Hybrid Electric Retrofits Will Lead the Way in Decarbonizing Aviation
In remarks ahead of the EAA AirVenture airshow this month, Ampaire CEO Kevin Noertker revealed the company’s roadmap toward new all-electric commuter aircraft, beginning with the rapid introduction of electric powertrains on currently certified aircraft.
This approach addresses two major problems in commercial aviation today—high operating costs and the environmental impact of CO2 and other emissions.
Ampaire has begun a flight test program on its first commercial product, the Ampaire Electric EEL, a twin-engine Cessna 337 Skymaster modified to fly with one conventional combustion engine and one electric motor. It is the largest hybrid-electric aircraft flying today. The Electric EEL will enter flight trials on commercial routes with Mokulele Airlines in Hawaii later this year, a partnership enabled by a Hawaii-based startup accelerator, Elemental Excelerator. FAA certification of the Electric EEL is projected for 2021.
“The most practical way to achieve an all-electric future is to jump start the market with a partially-electric present,” said Noertker. “We’re pursuing a pragmatic, step-by-step approach, a scalable plan to quickly commercialize and expand the electric airplane market. This approach recognizes that other development programs for clean-sheet all-electric aircraft will consume hundreds of millions of dollars in R&D and potentially require a decade or more to certify.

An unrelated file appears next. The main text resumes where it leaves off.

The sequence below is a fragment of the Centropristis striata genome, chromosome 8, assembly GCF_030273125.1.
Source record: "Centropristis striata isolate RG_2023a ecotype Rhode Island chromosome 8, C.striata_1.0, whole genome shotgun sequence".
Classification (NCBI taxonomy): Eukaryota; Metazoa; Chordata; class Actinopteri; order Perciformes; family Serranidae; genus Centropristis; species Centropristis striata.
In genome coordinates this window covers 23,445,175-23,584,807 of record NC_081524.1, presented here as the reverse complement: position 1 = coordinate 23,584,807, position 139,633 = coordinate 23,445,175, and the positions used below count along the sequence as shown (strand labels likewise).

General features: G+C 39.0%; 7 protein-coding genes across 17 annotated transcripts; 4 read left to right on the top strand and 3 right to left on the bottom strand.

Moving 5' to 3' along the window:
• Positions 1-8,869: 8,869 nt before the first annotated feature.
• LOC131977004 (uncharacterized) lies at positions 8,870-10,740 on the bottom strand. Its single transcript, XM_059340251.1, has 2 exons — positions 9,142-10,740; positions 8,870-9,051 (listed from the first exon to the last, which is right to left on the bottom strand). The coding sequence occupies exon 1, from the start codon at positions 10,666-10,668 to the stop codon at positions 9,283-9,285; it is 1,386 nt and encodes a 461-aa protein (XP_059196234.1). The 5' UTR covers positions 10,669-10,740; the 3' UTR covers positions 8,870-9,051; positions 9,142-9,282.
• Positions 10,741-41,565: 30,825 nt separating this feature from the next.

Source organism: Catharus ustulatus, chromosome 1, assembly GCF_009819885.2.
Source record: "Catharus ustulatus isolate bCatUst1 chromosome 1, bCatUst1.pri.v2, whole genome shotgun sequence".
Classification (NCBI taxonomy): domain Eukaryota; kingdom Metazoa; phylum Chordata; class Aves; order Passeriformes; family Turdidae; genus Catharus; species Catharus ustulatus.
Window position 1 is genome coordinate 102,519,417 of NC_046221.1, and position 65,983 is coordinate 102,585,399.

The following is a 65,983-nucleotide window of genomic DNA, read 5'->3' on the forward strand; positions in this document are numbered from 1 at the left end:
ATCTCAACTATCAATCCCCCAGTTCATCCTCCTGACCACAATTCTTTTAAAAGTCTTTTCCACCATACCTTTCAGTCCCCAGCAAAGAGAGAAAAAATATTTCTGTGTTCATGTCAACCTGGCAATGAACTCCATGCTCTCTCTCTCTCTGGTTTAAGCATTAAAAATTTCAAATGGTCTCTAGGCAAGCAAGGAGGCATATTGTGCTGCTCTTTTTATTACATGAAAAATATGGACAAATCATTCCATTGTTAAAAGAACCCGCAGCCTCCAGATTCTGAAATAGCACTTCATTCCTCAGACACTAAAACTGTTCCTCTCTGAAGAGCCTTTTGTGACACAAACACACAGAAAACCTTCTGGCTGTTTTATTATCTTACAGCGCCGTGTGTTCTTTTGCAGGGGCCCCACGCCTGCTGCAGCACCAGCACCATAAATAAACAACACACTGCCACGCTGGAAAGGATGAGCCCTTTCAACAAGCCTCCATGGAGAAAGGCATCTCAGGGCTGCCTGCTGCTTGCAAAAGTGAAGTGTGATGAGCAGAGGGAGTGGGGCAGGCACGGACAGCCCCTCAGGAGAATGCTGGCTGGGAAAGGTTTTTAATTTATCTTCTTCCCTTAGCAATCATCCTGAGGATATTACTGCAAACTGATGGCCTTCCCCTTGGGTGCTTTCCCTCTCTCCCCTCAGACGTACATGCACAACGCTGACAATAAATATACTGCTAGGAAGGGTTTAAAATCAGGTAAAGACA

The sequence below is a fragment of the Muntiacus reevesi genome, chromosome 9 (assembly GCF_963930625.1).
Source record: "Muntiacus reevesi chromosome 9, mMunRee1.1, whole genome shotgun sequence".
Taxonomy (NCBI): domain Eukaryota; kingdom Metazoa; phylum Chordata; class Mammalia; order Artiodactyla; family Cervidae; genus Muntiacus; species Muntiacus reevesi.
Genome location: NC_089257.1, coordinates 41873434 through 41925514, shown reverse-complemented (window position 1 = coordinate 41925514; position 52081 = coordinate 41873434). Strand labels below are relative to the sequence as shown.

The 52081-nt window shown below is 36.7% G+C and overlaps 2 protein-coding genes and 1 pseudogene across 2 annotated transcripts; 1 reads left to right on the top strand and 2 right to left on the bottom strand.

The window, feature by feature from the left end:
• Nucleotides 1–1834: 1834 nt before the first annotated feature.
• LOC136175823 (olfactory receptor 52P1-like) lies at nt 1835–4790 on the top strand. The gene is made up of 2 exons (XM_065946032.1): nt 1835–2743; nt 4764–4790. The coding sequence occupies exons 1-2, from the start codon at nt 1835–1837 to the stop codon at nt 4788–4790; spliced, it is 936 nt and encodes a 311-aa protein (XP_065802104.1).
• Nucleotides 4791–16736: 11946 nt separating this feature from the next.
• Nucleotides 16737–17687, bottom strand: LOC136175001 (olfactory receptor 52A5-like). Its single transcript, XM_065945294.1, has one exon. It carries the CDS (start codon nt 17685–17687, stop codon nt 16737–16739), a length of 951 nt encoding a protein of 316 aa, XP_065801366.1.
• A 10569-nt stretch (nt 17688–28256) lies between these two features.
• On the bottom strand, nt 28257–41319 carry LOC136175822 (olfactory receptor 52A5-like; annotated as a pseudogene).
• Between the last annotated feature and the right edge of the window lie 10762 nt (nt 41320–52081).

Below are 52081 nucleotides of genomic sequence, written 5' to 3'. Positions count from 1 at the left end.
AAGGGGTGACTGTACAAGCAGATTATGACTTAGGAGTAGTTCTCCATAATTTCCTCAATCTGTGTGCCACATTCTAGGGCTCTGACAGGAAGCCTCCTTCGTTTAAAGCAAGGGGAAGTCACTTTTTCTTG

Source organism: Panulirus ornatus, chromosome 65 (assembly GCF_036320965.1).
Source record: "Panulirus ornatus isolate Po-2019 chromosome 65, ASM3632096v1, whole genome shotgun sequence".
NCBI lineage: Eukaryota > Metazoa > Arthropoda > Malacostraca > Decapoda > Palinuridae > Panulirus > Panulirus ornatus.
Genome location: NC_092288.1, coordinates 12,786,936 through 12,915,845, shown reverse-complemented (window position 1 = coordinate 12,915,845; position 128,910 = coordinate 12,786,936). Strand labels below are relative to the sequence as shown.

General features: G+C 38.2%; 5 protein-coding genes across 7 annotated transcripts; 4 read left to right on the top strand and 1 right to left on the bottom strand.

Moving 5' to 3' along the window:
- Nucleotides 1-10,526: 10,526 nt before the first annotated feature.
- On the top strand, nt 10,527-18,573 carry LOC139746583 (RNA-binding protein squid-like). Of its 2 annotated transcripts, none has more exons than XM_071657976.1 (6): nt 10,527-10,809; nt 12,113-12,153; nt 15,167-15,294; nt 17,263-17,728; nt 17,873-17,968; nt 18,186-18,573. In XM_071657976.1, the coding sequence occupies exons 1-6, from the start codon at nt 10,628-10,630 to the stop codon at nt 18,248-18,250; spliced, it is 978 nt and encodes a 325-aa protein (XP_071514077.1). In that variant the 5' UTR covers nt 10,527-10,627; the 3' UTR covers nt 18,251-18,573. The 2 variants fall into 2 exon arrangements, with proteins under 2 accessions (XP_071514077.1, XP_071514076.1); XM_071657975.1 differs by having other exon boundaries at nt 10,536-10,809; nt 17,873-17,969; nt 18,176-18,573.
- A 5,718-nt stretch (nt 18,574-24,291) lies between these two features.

“Such programs will be complicated by the rapid evolution and improvement of electric battery and powertrain technology, and the lack of experience of regulators in the area of electric aircraft.
“In contrast, Ampaire is currently demonstrating the ability to cut fuel consumption by 50 percent and reduce emissions accordingly. The development cost of modifying an existing aircraft is relatively low and manageable versus a clean-sheet design. Both Ampaire and the
FAA have an opportunity to work together to develop a regulatory framework that promotes safety and creates a predictable, manageable path for certifying electric aircraft.
“The Cessna 337 modification is a first step. The next may be a hybrid or fully electric retrofit of a nine- to 19-passenger commuter/cargo aircraft. As batteries and powertrains mature, we will shift our focus to clean-sheet designs such as our nine-passenger, zero-emissions TailwindTM concept.
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